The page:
Adventures of a Lad at Sea
Chapter 3: The Ghost Ship
Summary: On Ben's first overnight watch, our favorite Cabin Boy's mind is playing tricks on him. …Or is it? A Halloween Adventure!
Rating: G
Warnings: None
Feedback: Yes, please!

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Ben Cartwright snuggled deeper into the collar of his woolen coat, trying to shield his freezing nose from the harsh wind blowing across the deck. The late October air was sharp, stealing breath from crewmen's lungs. The moon and few stars that escaped the heavy cloud cover twinkled dimly, giving barely enough light to see the outline of his hand stretched out in front of his face.

In the middle of the night only a skeleton crew of essential workers were awake to maintain their course and speed. The normal night watchman, a thin, lanky man who answered to Slim Jim, caught a barking, breath-stealing cough three days earlier and had been holed up with the Sawbones in his Medical Office ever since. The crew of The Wanderer, always looking out for their fellow shipmates, swapped their shifts and duties to cover Slim Jim's assignments. Their youngest crewman was just as eager to help. Though Ben was excited to be covering his first solo watch and glad to help out, he wished Slim Jim would have picked a warmer night to be sick.

Or at least one that wasn't quite so creepy, Ben thought.

The men had tried to warn him, that in the overnight hours the eyes and mind played tricked in the dim light. While he listened and nodded at the appropriate times, nothing quite prepared him for the actual experience. He wasn't even sure if he would be able to describe how utterly alone he felt in the silence. At least there was only an hour of his watch left.

And only a little over three weeks before we're back in Boston for the winter!

Ben leaned against the rail, his elbows propping him up and his gloved hands under his chin. A huff of air escaped in a sigh as a smile tugged at the corner of his lips. A little over three weeks until he would see Elizabeth again.

Captain Stoddard, commander of The Wanderer and, for lack of a better word, Ben's savior had introduced his little Cabin Boy to his only daughter hoping to strike up a friendship between the two. A beauty of a child with an impish smile and curls of brown hair, Elizabeth's wit and imagination quickly drew Ben out of the quiet shell he formed around himself. In that first winter The Wanderer was docked in port, the two children grew and influenced each other. Together, they romped through the streets of Boston, finding more than their fair share of childish mischief and misdeeds. Liz's sense of adventure was tempered by Ben's cautious steps. The Cabin Boy's determination encouraged the dreamer in the Captain's daughter.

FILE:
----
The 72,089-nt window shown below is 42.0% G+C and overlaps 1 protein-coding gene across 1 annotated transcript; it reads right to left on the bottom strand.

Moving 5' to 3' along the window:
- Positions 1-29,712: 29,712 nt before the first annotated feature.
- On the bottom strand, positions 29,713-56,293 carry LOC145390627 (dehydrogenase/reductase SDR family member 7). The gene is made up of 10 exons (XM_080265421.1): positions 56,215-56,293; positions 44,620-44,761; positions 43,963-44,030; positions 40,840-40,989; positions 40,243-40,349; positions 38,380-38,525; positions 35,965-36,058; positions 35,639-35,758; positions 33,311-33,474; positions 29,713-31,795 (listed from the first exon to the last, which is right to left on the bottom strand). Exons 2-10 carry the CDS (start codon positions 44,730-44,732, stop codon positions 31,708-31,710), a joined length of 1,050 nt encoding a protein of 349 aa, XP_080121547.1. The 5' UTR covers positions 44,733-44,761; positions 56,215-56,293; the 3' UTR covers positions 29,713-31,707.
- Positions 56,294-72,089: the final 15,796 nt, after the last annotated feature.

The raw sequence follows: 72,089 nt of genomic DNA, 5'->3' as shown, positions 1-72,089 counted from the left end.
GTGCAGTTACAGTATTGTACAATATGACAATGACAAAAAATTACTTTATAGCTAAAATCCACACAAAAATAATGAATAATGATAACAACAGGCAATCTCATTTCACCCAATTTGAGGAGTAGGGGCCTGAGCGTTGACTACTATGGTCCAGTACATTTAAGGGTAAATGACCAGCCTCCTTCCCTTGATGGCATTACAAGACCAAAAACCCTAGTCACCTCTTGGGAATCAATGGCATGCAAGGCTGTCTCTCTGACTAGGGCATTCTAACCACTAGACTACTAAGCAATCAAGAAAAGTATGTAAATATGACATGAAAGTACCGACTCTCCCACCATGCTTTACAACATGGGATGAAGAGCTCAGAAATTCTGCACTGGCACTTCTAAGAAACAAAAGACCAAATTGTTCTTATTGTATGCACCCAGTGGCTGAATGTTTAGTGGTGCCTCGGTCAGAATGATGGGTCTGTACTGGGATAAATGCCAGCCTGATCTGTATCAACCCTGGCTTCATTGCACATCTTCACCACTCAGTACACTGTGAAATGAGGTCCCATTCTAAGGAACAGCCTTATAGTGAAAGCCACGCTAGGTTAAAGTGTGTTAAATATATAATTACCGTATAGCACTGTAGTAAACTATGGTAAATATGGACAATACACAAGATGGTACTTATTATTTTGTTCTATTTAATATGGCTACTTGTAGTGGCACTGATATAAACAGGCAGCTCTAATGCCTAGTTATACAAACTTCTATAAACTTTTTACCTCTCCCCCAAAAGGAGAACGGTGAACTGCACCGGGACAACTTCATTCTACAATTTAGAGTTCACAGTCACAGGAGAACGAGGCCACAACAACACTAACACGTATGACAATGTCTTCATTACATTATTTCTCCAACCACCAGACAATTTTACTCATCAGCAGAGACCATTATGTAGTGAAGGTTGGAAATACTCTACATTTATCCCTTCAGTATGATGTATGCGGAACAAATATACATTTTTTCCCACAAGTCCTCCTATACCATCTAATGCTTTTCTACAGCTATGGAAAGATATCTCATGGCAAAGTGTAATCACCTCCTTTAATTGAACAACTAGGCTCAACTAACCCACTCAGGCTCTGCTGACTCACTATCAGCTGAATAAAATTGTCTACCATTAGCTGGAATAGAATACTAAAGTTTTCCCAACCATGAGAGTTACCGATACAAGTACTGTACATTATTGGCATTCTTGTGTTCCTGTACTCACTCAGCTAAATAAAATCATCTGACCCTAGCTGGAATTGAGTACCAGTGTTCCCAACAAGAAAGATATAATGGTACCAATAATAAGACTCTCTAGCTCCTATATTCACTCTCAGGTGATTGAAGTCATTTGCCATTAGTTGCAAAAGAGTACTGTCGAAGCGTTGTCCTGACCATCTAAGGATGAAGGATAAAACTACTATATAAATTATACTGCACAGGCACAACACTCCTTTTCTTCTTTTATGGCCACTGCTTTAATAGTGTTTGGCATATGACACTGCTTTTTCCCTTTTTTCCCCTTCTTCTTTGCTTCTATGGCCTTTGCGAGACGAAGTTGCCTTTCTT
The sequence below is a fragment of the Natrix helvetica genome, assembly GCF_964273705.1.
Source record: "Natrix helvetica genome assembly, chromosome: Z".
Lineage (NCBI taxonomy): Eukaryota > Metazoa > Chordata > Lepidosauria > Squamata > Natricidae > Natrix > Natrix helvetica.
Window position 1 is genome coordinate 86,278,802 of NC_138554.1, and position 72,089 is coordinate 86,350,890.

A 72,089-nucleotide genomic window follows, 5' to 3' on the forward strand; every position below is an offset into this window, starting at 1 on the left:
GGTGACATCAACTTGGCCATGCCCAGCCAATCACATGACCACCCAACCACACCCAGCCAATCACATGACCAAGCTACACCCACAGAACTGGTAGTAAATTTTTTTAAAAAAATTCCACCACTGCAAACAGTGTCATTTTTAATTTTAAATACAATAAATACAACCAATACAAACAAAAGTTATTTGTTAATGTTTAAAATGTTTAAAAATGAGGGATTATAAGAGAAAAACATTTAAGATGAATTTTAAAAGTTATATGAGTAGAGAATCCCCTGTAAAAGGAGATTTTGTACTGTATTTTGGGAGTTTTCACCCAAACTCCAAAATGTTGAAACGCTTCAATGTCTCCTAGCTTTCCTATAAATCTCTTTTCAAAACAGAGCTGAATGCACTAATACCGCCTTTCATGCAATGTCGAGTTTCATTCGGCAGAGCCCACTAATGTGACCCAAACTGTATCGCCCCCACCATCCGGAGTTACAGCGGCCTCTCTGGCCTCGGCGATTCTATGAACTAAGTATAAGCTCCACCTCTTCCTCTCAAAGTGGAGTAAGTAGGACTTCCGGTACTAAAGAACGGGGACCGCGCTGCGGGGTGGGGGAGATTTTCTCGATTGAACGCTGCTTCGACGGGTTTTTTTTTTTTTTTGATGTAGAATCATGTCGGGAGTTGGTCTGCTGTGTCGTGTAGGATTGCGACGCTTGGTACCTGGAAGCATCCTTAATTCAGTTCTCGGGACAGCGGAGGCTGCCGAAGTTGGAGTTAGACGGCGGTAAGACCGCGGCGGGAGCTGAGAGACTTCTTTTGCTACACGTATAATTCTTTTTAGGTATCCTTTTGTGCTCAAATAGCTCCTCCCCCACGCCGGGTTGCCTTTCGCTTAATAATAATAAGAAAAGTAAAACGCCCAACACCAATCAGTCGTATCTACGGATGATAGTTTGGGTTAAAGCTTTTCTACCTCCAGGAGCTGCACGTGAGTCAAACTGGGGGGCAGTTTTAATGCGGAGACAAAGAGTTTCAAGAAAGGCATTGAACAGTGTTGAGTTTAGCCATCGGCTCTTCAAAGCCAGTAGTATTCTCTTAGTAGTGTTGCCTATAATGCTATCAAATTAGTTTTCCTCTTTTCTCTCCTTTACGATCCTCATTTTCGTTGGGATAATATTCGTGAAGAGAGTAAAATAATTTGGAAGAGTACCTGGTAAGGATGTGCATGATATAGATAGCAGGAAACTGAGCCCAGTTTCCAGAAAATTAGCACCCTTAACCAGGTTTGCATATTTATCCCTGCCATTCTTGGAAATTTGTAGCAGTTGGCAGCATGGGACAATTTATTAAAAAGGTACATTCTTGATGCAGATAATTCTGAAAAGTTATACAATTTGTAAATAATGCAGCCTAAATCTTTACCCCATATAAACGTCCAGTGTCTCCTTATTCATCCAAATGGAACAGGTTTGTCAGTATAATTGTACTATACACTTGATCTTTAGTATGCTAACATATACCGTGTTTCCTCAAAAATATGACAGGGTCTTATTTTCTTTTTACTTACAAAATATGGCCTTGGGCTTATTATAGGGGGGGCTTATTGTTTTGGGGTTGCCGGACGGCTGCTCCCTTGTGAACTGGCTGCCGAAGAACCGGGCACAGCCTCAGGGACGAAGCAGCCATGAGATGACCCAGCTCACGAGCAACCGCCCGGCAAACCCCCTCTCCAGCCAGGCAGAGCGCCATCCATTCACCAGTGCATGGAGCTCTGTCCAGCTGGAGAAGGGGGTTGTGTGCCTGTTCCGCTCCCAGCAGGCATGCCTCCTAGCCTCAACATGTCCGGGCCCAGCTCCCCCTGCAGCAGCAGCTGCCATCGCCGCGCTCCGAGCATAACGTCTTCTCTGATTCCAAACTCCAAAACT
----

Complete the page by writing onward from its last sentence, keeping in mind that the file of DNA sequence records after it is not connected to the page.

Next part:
Even after Captain Stoddard set sail again with little Cartwright in tow, the two continued to keep in touch through letters, sending long descriptions of their thoughts and experiences. Over the long voyage they never felt apart as Ben wrote Liz more often than he sent word to his older brother. Now that he was so close to seeing his dear friend again, Ben couldn't stop his thoughts from all too often straying toward the pretty girl with sparkling amber eyes and dark, fan-like lashes.

Ben shook his head clear. As much as he enjoyed his wandering thoughts, he needed to keep his head about him. With every new letter he received, the tightness around his chest squeezed more tightly and the lurching flip of his stomach was more pronounced. He would ever be able to speak to the Captain about it. Maybe Cookie could explain the funny feelings he had about his favorite playmate every time he pictured her face.

A sudden, wailing cry broke the silence. Startled, Ben's elbow smacked on the railing, sending a shooting pain up the bone. He sucked in a breath through his teeth as his right hand cradled his elbow. Carefully he leaned forward, his head searching right and left across the water. A shiver ran down his spine.

There was nothing there.

Ben swallowed back a frustrated growl. Someone had to be playing a trick on him. Still nursing his smarting arm, he turned around, determined to catch him. "Alright," Ben forced courage into his tone. "Very funny, you got me. Now cut it out before I pitch you overboard!"